What Google’s Motorola Mobility deal means for its patent war

Google has tipped over the patent-war applecart by acquiring Motorola Mobility for US$12.5-billion. This move by Google will hopefully put the current Nortel patent war with Microsoft and Apple to bed.

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The cases arose because of Android’s meteoric growth in the mobile operating space: More than 550 000 Android devices are activated every day, through a network of 39 manufacturers and 231 carriers. Android and other platforms are competing hard against each other, and that’s yielding cool new devices and amazing mobile apps for consumers.

Google Legal Chief David Drummond labelled as “bogus” the move by the opposition consortium (In which Microsoft and Apple were the main players) to buy up a number of patents so that Google couldn’t. Microsoft and Apple were accused of “stifling innovation” and many believe the move would have resulted in it being more expensive for phone manufacturers to license Android. As Drummond says:

A smartphone might involve as many as 250 000 (largely questionable) patent claims, and our competitors want to impose a “tax” for these dubious patents that makes Android devices more expensive for consumers. They want to make it harder for manufacturers to sell Android devices. Instead of competing by building new features or devices, they are fighting through litigation.

So what are the repercussions of this massive industry news? Let’s take a look at some of what Google CEO, Larry Page, has to say:

This acquisition will not change our commitment to run Android as an open platform. Motorola will remain a licensee of Android and Android will remain open. We will run Motorola as a separate business. Many hardware partners have contributed to Android’s success and we look forward to continuing to work with all of them to deliver outstanding user experiences… Our acquisition of Motorola will increase competition by strengthening Google’s patent portfolio, which will enable us to better protect Android from anti-competitive threats from Microsoft, Apple and other companies.

Not one to mince his words, Page is directly responding to the Nortel auction by saying that the acquisition of Motorola increases Google’s patent portfolio. This can also be seen as a master-stroke with regards to taking Apple’s iPhone on in the war of the mobile devices.

With hardware manufacturers like HTC and Samsung contributing largely to the popularity of Android, though, it seems a bit awkward having a competing hardware manufacturer “in-house”. Page has been quick to dispel any notions that Google was climbing into bed with Motorola Mobility by stating that Android will continue to be an open platform. Motorola will remain a licensee of Android and Android will remain open and Google will run Motorola as a separate business. Still. it seems like a strange relationship – like a newly married couple walking into a swinger’s party.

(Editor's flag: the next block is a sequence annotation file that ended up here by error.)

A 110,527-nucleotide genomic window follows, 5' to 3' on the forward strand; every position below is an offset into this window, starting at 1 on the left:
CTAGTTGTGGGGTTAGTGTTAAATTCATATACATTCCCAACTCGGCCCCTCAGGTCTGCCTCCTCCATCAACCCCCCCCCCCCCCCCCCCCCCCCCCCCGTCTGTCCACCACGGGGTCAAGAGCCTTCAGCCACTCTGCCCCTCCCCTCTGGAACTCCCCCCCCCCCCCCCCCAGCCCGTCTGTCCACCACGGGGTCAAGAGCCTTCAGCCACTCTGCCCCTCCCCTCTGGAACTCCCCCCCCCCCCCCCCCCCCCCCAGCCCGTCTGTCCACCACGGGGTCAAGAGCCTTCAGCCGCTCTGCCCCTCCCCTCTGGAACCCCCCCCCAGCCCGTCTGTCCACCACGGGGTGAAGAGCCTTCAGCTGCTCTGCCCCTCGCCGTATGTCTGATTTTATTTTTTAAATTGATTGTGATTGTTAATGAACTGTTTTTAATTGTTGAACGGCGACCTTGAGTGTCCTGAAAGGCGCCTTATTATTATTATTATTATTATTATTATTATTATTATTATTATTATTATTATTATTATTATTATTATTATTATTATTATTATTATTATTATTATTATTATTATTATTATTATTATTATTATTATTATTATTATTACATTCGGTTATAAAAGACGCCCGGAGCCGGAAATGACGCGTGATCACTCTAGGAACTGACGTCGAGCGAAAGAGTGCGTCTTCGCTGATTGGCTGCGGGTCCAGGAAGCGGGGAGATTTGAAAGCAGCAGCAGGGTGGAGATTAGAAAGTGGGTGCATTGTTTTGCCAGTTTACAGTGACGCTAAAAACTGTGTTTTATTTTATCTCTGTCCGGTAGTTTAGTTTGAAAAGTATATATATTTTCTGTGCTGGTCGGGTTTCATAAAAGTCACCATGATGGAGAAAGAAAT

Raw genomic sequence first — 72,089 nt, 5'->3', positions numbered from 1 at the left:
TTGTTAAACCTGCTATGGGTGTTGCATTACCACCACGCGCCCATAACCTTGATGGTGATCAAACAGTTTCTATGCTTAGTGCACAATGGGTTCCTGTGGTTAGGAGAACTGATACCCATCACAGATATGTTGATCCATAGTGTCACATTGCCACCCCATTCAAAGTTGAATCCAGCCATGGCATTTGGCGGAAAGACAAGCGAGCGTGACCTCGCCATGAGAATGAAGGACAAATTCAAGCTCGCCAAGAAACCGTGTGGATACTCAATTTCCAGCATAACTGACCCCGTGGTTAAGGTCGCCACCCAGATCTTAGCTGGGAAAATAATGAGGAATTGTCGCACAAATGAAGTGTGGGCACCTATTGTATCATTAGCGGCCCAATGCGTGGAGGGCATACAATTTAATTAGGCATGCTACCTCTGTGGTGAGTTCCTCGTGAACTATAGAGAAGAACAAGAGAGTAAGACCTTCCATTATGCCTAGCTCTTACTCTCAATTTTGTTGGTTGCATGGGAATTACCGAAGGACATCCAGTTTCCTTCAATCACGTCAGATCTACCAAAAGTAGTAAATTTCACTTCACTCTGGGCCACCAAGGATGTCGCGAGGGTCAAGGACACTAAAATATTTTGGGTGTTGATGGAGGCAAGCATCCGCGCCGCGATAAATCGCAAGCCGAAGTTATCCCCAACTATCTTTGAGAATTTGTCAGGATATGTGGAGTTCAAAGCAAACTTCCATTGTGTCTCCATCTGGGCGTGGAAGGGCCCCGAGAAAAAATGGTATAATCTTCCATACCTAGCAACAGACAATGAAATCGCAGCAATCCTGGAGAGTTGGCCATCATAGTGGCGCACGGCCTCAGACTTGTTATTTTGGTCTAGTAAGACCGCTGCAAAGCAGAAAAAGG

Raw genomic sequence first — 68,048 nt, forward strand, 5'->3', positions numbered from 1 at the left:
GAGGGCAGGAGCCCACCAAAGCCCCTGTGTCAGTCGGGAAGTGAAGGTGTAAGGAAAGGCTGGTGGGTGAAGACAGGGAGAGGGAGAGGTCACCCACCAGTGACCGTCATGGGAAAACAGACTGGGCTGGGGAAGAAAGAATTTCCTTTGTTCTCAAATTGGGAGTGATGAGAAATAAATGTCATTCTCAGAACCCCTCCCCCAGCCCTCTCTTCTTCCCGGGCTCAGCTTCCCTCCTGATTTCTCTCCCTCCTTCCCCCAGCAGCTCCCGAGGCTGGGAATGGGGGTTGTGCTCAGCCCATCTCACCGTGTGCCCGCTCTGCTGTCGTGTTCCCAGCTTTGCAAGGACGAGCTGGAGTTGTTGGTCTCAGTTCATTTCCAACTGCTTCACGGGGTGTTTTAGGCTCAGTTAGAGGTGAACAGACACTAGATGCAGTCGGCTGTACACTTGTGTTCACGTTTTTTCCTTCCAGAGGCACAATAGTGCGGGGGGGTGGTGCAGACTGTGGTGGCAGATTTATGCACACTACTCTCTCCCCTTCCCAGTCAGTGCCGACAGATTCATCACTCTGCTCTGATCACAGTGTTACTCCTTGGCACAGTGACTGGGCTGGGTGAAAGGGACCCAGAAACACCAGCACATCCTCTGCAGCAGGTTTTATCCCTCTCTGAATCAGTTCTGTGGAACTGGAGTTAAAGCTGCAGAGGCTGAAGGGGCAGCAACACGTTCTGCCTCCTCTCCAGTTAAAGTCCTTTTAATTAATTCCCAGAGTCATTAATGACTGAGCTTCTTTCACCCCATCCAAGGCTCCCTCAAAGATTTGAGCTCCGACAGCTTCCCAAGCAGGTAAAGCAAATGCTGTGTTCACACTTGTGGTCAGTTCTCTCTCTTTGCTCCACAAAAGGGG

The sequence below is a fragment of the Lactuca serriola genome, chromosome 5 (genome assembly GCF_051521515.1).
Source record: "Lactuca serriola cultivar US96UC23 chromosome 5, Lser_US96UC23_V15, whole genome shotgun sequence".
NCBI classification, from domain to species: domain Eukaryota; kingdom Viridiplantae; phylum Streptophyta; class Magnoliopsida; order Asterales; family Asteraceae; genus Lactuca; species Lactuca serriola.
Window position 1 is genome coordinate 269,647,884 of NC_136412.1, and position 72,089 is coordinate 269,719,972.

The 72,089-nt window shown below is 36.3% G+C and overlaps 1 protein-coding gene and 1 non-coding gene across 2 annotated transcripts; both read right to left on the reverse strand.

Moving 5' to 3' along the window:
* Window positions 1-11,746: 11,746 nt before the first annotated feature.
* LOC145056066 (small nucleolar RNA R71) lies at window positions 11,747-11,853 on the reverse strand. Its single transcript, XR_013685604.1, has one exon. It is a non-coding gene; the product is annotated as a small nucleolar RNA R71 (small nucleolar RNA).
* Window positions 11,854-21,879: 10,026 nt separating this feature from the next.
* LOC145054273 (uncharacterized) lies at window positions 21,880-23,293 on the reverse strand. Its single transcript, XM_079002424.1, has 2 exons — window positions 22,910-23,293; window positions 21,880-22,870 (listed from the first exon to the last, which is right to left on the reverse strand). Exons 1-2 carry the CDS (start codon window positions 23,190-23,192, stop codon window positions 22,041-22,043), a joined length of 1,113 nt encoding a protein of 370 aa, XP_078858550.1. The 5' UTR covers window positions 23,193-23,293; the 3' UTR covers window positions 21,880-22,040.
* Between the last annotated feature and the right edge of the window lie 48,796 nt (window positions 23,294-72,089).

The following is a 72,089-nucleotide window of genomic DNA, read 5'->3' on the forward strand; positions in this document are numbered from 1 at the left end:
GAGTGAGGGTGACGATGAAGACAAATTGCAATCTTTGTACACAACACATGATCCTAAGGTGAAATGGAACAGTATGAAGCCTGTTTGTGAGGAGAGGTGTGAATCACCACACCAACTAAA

Bullish Google investors are saying there’s a possibility Google will jettison Motorola’s operating business, a scenario which makes sense considering what the current situation means: Taking on 19 000 new employees and trying to fix the low-margin, flailing hardware side of the business. Such a solution would certainly soothe the savage channel-conflict beast that owning a company like Motorola, while partnering with HTC and Samsung, can create.

The silver-lining message is that this acquisition will “supercharge” Android and will drive competition, creating a greater sense of urgency with regards to innovation and ultimately a better user experience.

So does that mean we should all be rushing to buy Google stocks? Some industry insiders are saying no: While Motorola did have early successes with the likes of the Motorola Droid, its product mix has been uninspiring. There have been some execution blunders which have lead to it being killed in the market by HTC (124 percent year on year growth) and Samsung (400 percent year on year growth).

In fact, the news saw Google stock fall by three percent in pre-trading before rallying later in the day. Interestingly, the stock of beleaguered manufacturers Nokia and Research in Motion (RIM) rose in the wake of the announcement.

Coupled with this kind of data is the fact that the management over at Motorola Mobility was sounding increasingly fatigued in the lead-up to the acquisition, with CEO Sanjay Jha saying that he expected consolidation to occur in the industry and that he didn’t know whether Motorola Mobility could be an independent company or not.

All is not doom and gloom: With 17 000 granted U.S. patents and 7000 pending, Motorola Mobility has a valuable number of patents which could incrementally increase the user experience on Android. Those patents, together with Motorola Mobility’s industry-tested R&D team, could help Google overcome the iPhone monster.

Image: Tsahi Levent-Levi

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